Improved benthic microbial fuel cell

Light, durable, and easily deployable power for marine electronic devices

Energy Electronics Sensors

Express License

Apply online to license this technology

U.S. Navy researcher Leonard M. Tender has developed a high-efficiency, increased power density BMFC for energy generation at the aquatic sediment and seawater interface. The patented technology is available via license agreement to companies that would make, use, or sell it commercially.

Deployed August 2004 in the Potomac River near the south end of the Naval Research Laboratory’s pier, a meteorological data buoy (center) and an array of six first-generation Benthic Unattended Generators (BUGs) successfully demonstrated microbial fuel cells as a practical alternative to batteries for low-power applications. The BUGs, consisting of electrodes embedded in sediment in the bottom of the river, provided uninterrupted sustained power to the buoy to monitor air temperature and pressure, relative humidity, and water temperature for nearly seven months until the buoy was pulled down river by an ice floe, severing electrical connection to the BUG units. (NRL photo)

Marine-deployed electronic devices such as sensors are typically powered by batteries. However, batteries eventually deplete and require replacement, which can be expensive, time-consuming, and dangerous. One potential solution to this problem is a benthic microbial fuel cell (BMFC) that persistently generates electrical power from the marine sediment and water interface to operate electronic devices.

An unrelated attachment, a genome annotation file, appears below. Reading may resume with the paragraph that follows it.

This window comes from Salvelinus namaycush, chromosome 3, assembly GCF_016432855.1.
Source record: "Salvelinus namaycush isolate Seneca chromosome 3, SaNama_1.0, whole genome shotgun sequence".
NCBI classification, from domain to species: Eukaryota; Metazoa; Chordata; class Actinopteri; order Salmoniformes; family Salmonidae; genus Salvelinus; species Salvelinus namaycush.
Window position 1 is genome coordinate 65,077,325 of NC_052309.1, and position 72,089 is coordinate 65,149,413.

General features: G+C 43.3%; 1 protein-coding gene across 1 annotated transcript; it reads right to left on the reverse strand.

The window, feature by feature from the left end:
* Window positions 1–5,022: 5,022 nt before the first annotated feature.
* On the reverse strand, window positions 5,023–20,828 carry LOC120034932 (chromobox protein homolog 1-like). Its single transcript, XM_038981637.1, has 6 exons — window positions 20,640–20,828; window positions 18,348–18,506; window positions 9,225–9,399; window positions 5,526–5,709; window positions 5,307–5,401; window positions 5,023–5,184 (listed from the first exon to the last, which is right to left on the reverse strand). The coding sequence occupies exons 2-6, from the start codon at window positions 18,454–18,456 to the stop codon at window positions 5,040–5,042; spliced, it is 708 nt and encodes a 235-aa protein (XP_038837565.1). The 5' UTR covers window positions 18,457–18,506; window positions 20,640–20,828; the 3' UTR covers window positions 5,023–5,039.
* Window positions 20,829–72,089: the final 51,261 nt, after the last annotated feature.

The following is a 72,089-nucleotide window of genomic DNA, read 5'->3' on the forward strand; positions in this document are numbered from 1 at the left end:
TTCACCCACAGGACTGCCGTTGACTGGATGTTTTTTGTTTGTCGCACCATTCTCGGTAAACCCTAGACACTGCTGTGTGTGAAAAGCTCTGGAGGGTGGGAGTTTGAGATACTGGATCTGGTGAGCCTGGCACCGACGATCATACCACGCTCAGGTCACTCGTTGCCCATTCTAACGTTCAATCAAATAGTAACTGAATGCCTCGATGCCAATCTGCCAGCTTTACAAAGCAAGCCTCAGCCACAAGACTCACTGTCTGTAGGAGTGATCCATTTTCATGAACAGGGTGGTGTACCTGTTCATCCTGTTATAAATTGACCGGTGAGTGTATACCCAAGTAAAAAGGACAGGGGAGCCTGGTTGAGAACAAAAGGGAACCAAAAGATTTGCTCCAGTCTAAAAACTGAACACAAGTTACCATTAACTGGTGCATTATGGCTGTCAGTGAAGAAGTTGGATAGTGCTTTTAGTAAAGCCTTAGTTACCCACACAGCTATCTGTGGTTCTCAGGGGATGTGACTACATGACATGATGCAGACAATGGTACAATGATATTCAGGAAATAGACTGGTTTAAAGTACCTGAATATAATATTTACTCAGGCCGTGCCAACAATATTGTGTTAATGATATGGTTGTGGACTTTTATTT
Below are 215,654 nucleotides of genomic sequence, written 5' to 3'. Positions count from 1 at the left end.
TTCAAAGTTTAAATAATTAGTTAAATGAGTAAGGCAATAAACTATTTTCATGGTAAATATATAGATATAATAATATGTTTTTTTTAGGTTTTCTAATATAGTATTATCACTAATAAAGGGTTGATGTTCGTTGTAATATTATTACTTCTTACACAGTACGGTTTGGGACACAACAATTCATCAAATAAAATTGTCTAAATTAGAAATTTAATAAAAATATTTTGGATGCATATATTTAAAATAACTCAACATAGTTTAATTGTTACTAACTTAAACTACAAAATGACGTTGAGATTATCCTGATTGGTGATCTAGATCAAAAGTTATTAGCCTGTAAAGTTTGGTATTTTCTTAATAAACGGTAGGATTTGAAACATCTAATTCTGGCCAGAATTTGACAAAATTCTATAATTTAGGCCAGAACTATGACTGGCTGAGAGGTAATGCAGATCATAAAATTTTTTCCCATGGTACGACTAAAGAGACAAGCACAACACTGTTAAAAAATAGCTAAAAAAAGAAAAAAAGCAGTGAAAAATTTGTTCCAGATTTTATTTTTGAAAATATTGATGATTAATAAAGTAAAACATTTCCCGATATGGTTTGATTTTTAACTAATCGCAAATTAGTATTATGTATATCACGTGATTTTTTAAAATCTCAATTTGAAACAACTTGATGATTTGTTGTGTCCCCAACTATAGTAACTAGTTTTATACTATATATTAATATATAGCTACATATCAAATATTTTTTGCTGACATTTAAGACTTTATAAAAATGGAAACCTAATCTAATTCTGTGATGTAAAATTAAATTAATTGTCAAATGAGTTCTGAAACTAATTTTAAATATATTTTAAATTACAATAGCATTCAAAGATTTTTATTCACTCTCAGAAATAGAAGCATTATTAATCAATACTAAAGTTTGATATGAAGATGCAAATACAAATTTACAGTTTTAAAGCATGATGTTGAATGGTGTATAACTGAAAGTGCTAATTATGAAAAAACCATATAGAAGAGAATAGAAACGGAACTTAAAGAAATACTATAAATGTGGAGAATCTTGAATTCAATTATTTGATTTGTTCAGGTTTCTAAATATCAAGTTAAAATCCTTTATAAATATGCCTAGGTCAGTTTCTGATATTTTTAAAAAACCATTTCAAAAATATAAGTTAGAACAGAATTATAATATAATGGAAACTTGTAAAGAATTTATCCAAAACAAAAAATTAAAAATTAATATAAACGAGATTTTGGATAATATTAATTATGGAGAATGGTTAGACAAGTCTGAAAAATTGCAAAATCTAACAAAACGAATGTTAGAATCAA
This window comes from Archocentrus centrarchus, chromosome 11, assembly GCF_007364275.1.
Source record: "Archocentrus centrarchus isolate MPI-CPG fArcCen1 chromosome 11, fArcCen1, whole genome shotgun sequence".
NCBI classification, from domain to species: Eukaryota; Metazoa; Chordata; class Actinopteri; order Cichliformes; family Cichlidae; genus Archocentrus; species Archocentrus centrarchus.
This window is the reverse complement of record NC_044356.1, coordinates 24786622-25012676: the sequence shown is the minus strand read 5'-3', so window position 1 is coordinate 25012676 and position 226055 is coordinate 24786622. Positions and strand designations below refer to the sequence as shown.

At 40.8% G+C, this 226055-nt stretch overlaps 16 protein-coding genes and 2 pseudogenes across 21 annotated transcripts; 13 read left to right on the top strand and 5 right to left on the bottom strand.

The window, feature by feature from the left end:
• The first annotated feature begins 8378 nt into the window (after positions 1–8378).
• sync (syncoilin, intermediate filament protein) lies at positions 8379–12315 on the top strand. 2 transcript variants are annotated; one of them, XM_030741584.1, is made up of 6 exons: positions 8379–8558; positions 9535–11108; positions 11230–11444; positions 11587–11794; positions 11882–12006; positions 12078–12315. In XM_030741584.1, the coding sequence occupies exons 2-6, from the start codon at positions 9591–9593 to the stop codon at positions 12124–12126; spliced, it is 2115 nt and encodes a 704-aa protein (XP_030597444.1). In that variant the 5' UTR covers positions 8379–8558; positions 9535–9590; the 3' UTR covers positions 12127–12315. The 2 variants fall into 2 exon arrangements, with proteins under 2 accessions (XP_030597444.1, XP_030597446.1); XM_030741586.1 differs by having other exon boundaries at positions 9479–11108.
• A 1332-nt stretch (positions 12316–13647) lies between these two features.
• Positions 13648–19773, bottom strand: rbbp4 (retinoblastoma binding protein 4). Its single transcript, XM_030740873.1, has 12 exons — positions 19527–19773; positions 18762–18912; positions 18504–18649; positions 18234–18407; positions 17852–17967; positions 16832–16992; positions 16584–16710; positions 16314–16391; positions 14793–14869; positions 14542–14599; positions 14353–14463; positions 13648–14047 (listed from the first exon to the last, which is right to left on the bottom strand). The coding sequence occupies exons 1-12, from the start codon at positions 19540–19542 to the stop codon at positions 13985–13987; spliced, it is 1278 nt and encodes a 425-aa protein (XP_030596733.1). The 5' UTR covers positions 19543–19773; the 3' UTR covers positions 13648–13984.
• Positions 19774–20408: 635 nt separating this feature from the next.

A benthic fuel cell generates electrical power by oxidizing organic matter (fuel) in the sediment with oxygen (oxidant) in the overlying water. However, many BMFCs have various undesirable properties, such as fragility, size, and installation difficulty at the sediment/water interface.

The Navy has now improved the BMFC for generating electrical power at the interface of aquatic sediment and seawater. The new apparatus includes an anode embedded in the aquatic sediment and a cathode positioned in the seawater above. The anode is made of a series of parallel graphite plates and the cathode is a bottlebrush electrode housed in a permeable tube. A rig holds the electrodes in place and maintains their relative positions to each other. Electrical leads extend from the electrodes to a load to create a current between the electrodes. The BMFC is connected to the external circuit of the electronic device to be powered, such as a sensor or a transmitter.

Prenegotiated License Terms

Partially Exclusive
License Execution Fee
Royalty on Net Sales
Minimum Annual Royalty
Annual Patent Fee
Sublicensing Royalty on Net Sales
Sublicensing Royalty on Other Income

Do you have questions or need more information on a specific technology? Let's talk.

Contact Us